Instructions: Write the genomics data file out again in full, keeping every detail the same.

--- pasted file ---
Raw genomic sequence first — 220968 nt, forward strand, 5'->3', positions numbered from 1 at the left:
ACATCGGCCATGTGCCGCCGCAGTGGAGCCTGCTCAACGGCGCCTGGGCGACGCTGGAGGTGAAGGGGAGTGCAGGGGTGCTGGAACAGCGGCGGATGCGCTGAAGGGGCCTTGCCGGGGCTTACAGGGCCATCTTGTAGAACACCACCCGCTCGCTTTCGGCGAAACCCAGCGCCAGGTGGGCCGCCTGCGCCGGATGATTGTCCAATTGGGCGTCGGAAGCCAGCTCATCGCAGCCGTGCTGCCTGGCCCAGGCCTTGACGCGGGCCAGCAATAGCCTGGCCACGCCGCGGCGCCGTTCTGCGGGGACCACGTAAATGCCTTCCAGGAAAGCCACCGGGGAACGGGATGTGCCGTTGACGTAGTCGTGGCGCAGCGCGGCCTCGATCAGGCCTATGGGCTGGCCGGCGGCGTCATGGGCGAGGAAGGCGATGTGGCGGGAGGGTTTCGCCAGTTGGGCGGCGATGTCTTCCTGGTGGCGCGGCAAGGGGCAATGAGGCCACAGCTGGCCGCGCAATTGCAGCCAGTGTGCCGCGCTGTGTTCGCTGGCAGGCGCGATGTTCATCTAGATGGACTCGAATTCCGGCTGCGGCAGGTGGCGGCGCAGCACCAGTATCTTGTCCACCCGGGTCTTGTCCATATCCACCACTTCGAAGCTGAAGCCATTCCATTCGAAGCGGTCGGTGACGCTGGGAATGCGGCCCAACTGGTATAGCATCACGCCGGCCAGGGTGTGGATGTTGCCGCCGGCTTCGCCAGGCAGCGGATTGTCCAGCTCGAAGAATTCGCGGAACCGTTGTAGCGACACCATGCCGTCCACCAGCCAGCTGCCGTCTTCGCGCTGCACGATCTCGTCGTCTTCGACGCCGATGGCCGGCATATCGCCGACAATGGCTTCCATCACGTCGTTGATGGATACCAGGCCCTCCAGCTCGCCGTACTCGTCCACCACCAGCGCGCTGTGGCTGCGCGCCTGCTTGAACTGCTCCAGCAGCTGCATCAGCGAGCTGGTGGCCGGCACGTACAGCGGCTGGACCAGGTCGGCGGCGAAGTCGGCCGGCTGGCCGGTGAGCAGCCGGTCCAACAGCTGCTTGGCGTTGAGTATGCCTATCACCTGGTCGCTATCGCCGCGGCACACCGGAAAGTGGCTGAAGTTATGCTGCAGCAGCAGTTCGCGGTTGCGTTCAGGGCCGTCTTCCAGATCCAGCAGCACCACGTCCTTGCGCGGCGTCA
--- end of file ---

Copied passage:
Raw genomic sequence first — 220968 nt, forward strand, 5'->3', positions numbered from 1 at the left:
ACATCGGCCATGTGCCGCCGCAGTGGAGCCTGCTCAACGGCGCCTGGGCGACGCTGGAGGTGAAGGGGAGTGCAGGGGTGCTGGAACAGCGGCGGATGCGCTGAAGGGGCCTTGCCGGGGCTTACAGGGCCATCTTGTAGAACACCACCCGCTCGCTTTCGGCGAAACCCAGCGCCAGGTGGGCCGCCTGCGCCGGATGATTGTCCAATTGGGCGTCGGAAGCCAGCTCATCGCAGCCGTGCTGCCTGGCCCAGGCCTTGACGCGGGCCAGCAATAGCCTGGCCACGCCGCGGCGCCGTTCTGCGGGGACCACGTAAATGCCTTCCAGGAAAGCCACCGGGGAACGGGATGTGCCGTTGACGTAGTCGTGGCGCAGCGCGGCCTCGATCAGGCCTATGGGCTGGCCGGCGGCGTCATGGGCGAGGAAGGCGATGTGGCGGGAGGGTTTCGCCAGTTGGGCGGCGATGTCTTCCTGGTGGCGCGGCAAGGGGCAATGAGGCCACAGCTGGCCGCGCAATTGCAGCCAGTGTGCCGCGCTGTGTTCGCTGGCAGGCGCGATGTTCATCTAGATGGACTCGAATTCCGGCTGCGGCAGGTGGCGGCGCAGCACCAGTATCTTGTCCACCCGGGTCTTGTCCATATCCACCACTTCGAAGCTGAAGCCATTCCATTCGAAGCGGTCGGTGACGCTGGGAATGCGGCCCAACTGGTATAGCATCACGCCGGCCAGGGTGTGGATGTTGCCGCCGGCTTCGCCAGGCAGCGGATTGTCCAGCTCGAAGAATTCGCGGAACCGTTGTAGCGACACCATGCCGTCCACCAGCCAGCTGCCGTCTTCGCGCTGCACGATCTCGTCGTCTTCGACGCCGATGGCCGGCATATCGCCGACAATGGCTTCCATCACGTCGTTGATGGATACCAGGCCCTCCAGCTCGCCGTACTCGTCCACCACCAGCGCGCTGTGGCTGCGCGCCTGCTTGAACTGCTCCAGCAGCTGCATCAGCGAGCTGGTGGCCGGCACGTACAGCGGCTGGACCAGGTCGGCGGCGAAGTCGGCCGGCTGGCCGGTGAGCAGCCGGTCCAACAGCTGCTTGGCGTTGAGTATGCCTATCACCTGGTCGCTATCGCCGCGGCACACCGGAAAGTGGCTGAAGTTATGCTGCAGCAGCAGTTCGCGGTTGCGTTCAGGGCCGTCTTCCAGATCCAGCAGCACCACGTCCTTGCGCGGCGTCA